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Powder Aerosol Deposition, a Novel Way for Processing Garnet Solid Electrolytes to fabricate All-Solid-State Batteries

Title data

Hennerici, Lukas ; Linz, Mario ; Schamel, Maximilian ; Nazarenus, Tobias ; Kita, Jaroslaw ; Danzer, Michael A. ; Moos, Ralf:
Powder Aerosol Deposition, a Novel Way for Processing Garnet Solid Electrolytes to fabricate All-Solid-State Batteries.
Event: The 4th World Conference on Solid Electrolytes for Advanced Applications, Garnets and Competitors , 04.-07. September 2023 , Tromsø, Norway.
(Conference item: Conference , Poster )

Project information

Project title:
Project's official title
Project's id
FB2-AdBatt - Aerosoldeposition zur Herstellung von Batterien mit gradierter Kathode

Project financing: Bundesministerium für Bildung und Forschung

Abstract in another language

In recent years, much research work has been devoted to optimize garnet-like LLZO as a promising electrolyte material for ASSBs. Here, the focus was particularly on the adaptation of the material and its electrochemical properties with respect to application in an ASSB [1]. Since significant progress has been made in the above-mentioned fields, the next step is to find a processing method, which is suitable for mass production. The desired process should enable the fabrication of dense ceramic films utilizing economic processes that are suitable to manufacture film thicknesses in the range of 5 to 20 μm, in order to explore and to exploit the full potential of ASSB. However, conventional ceramic processing methods such as tape casting require high temperature sintering steps that lead to prohibitively high processing costs. The novel Powder Aerosol Deposition (PAD) is a suitable candidate with promising properties for processing LLZO. PAD enables the production of dense ceramic films at room temperature. In addition, the layer thickness can be arbitrarily adjusted in the range of a few μm up to 200 μm, depending on the respective application. The so called “Room Temperature Impact Consolidation” (RTIC), the characteristic deposition mechanism of the PAD process, negatively affects the electrical properties of PAD films. Resulting stresses within the film and a distorted crystal lattice impede charge carrier transport in comparison to bulk materials. First investigations show that for PAD-LLZO films only a thermal post-treatment at mild temperatures up to 400 °C after deposition is necessary to ensure a competitive ionic conductivity of the films. Furthermore, it was already shown that PAD-LLZO films can be cycled in a Li | LLZO | Li symmetrical cell setup. Based on these results, we aim at showing that PAD-LLZO films can be successfully applied to ASSBs. SEM images and EDX analyses show that a PAD multilayer film consisting of an NMC cathode, an NMC/LLZO composite cathode and an LLZO film with a dense and nanocrystalline structure can be obtained using PAD. In addition, polarization experiments confirm that an NMC | NMC/LLZO | LLZO | Li full cell can be cycled, which has not been shown before. Finally, we are identifying the remaining challenges for PAD-LLZO films or ASSBs before commercial use is feasible. Additionally, we show how a future PAD-based ASSB could be fabricated on a commercial scale and illustrate the potential of such an ASSB using a theoretical consideration of energy densities in respect to cathode layer thickness.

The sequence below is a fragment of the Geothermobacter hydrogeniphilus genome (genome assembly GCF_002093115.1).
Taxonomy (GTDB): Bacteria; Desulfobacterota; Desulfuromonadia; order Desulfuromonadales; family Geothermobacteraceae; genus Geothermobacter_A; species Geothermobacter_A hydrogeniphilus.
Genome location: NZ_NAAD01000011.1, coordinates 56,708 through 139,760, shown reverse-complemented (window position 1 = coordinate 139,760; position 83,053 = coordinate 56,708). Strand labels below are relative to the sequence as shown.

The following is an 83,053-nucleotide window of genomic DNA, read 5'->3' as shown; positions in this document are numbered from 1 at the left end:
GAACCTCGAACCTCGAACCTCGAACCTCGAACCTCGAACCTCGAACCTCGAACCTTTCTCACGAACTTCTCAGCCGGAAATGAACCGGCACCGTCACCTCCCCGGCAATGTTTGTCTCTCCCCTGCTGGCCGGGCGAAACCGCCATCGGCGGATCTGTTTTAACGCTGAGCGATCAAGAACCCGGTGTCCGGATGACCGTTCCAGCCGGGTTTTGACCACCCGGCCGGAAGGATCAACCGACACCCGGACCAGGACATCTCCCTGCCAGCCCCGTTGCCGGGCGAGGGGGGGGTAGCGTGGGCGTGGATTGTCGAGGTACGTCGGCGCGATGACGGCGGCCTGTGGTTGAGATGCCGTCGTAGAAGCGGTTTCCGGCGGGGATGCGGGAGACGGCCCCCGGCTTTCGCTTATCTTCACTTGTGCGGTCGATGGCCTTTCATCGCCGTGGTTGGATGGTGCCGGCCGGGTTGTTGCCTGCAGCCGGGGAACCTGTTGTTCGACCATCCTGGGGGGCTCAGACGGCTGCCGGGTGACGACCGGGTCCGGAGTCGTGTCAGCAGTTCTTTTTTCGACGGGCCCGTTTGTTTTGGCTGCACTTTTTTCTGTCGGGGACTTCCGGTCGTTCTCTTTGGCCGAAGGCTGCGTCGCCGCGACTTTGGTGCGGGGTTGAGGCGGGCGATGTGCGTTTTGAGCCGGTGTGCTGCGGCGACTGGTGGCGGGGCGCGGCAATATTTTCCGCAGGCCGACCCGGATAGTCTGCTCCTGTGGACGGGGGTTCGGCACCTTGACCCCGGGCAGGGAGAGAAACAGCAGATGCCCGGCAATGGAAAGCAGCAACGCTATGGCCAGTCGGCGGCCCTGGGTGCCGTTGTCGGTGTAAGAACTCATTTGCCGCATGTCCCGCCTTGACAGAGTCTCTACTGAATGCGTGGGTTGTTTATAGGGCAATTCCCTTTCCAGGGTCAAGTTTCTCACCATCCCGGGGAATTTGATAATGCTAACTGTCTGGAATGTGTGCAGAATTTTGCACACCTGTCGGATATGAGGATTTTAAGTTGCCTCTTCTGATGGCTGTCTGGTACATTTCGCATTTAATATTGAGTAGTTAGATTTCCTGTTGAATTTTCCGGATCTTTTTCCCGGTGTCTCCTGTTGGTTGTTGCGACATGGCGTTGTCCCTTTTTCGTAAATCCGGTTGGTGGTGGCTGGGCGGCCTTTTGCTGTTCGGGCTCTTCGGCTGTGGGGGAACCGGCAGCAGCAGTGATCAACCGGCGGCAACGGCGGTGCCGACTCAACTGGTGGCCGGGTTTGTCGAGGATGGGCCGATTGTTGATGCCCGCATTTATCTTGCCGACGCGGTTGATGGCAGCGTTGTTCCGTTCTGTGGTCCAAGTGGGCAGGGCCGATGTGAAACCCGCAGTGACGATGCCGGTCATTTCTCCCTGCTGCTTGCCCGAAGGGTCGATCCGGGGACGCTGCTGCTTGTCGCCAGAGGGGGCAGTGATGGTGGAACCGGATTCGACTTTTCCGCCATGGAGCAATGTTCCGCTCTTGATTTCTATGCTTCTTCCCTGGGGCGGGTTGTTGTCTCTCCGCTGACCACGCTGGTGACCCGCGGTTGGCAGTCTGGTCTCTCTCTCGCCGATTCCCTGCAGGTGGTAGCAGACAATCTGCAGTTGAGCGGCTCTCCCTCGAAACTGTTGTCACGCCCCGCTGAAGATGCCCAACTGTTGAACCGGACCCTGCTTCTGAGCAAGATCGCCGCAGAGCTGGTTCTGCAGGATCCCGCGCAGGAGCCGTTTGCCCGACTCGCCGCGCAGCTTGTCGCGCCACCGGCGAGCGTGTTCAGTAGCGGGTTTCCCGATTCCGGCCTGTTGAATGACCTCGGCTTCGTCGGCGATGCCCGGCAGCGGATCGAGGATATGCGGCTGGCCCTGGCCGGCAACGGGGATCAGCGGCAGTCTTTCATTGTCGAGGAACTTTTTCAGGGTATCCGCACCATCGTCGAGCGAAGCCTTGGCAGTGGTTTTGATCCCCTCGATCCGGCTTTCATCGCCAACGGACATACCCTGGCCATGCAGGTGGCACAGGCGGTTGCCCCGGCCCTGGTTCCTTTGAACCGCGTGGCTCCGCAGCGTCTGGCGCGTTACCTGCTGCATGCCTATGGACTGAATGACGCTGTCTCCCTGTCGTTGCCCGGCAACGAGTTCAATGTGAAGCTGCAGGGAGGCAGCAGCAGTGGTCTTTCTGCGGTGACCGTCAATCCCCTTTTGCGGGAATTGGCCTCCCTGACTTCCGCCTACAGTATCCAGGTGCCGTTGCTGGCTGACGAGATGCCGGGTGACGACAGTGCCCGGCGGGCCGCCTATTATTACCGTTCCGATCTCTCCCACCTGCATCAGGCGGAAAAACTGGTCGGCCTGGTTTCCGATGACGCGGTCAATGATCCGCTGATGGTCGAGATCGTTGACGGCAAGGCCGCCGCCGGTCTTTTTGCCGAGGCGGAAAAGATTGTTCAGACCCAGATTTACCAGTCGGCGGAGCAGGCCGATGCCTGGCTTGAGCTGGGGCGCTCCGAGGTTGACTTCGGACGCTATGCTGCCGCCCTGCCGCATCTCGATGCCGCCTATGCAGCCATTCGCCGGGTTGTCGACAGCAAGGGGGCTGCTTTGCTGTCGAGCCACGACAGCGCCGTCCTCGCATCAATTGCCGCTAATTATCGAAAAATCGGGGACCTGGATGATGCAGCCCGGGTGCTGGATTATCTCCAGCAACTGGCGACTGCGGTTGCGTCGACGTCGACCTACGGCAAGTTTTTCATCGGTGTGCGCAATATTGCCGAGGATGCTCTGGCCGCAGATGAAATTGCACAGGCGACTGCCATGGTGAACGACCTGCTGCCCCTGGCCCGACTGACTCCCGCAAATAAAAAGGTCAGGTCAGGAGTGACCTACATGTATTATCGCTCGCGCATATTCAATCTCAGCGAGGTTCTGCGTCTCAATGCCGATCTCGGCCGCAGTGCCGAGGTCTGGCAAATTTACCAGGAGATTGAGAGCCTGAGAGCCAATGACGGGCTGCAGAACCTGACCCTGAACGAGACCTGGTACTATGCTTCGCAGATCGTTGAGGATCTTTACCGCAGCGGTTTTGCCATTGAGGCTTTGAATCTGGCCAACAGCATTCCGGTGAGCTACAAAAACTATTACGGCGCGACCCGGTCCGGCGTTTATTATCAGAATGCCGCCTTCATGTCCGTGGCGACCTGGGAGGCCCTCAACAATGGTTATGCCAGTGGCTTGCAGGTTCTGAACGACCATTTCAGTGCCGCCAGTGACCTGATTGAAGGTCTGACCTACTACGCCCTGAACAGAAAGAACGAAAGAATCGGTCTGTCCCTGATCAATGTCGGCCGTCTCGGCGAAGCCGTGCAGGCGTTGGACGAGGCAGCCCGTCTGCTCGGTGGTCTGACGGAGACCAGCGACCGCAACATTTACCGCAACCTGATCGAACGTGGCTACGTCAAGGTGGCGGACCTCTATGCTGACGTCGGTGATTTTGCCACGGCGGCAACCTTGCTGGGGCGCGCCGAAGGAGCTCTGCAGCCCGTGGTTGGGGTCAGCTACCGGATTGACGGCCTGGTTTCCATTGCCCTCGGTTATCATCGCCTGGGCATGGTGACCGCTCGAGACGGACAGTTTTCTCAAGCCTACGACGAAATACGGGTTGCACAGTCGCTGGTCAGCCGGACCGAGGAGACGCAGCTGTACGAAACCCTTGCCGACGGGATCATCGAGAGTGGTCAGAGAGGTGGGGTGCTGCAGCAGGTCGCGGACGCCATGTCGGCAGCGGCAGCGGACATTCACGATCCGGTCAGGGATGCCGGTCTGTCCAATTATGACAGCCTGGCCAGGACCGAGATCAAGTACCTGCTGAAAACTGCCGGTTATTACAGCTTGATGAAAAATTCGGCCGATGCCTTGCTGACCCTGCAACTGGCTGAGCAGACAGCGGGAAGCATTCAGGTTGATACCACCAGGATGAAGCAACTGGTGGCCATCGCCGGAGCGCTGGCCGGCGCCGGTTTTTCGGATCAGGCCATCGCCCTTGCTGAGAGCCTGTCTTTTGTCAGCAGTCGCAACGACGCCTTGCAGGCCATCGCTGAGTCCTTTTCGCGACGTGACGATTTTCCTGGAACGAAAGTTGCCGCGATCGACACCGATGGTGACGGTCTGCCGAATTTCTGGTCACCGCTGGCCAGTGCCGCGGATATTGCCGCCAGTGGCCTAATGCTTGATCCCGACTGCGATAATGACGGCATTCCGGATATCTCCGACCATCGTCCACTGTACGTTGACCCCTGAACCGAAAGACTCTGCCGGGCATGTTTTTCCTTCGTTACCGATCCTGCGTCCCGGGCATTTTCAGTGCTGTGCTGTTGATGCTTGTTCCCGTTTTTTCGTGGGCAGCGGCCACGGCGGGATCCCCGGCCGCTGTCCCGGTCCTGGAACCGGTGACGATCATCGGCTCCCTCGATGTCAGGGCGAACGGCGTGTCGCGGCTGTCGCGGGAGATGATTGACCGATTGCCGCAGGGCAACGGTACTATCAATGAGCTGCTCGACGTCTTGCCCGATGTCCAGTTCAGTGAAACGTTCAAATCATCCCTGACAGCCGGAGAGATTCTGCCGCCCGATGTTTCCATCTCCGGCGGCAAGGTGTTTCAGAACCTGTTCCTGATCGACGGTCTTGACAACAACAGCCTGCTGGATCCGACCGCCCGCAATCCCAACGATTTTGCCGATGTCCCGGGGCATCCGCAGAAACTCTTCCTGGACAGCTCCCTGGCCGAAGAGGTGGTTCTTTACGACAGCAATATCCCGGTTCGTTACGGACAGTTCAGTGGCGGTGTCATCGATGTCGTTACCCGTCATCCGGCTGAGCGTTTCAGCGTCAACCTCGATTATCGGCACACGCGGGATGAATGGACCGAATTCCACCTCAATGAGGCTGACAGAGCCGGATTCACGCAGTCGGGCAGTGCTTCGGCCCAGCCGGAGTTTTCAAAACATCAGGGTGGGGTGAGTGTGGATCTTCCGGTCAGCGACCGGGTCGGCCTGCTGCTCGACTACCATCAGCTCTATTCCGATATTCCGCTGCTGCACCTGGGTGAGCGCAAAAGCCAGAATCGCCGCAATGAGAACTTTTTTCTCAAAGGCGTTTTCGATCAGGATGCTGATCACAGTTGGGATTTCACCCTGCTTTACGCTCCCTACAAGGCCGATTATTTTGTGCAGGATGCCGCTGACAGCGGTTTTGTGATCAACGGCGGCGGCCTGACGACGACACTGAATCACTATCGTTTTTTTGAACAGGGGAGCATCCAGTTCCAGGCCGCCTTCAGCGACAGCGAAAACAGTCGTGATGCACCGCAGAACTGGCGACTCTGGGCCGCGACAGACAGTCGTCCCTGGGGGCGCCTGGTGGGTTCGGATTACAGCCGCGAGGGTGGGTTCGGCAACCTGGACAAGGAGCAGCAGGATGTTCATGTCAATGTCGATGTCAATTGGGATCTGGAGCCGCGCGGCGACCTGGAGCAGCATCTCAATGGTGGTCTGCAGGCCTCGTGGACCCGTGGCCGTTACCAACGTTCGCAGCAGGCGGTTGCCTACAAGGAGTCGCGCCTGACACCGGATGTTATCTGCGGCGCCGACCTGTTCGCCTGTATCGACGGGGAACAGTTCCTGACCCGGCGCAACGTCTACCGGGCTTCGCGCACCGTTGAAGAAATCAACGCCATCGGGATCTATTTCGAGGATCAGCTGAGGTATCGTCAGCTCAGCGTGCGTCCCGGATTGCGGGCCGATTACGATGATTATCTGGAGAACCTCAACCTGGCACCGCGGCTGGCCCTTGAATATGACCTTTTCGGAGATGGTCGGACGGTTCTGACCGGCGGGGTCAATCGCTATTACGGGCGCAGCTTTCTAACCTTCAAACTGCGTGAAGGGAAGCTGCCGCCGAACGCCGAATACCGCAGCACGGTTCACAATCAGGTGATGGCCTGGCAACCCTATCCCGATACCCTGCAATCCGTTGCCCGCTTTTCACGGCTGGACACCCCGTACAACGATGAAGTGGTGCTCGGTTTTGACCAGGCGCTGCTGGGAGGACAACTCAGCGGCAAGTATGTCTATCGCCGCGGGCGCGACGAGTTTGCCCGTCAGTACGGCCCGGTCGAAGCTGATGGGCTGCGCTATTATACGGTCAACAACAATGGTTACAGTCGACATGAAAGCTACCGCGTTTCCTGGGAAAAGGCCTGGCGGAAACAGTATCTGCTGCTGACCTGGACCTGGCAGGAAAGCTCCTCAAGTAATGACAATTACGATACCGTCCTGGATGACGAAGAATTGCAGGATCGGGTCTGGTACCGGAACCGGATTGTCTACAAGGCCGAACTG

Further data

Item Type: Conference item (Poster)
Refereed: Yes
Institutions of the University: Faculties > Faculty of Engineering Science
Faculties > Faculty of Engineering Science > Chair Functional Materials > Chair Functional Materials - Univ.-Prof. Dr.-Ing. Ralf Moos
Faculties > Faculty of Engineering Science > Chair Electrical Energy Systems > Chair Electrical Energy Systems - Univ.-Prof. Dr. Michael Danzer
Profile Fields > Advanced Fields > Advanced Materials
Research Institutions > Central research institutes > Bayreuth Center for Material Science and Engineering - BayMAT
Research Institutions > Central research institutes > Bayerisches Zentrum für Batterietechnik - BayBatt
Result of work at the UBT: Yes
DDC Subjects: 600 Technology, medicine, applied sciences > 620 Engineering
Date Deposited: 02 Oct 2023 07:13
Last Modified: 02 Oct 2023 07:13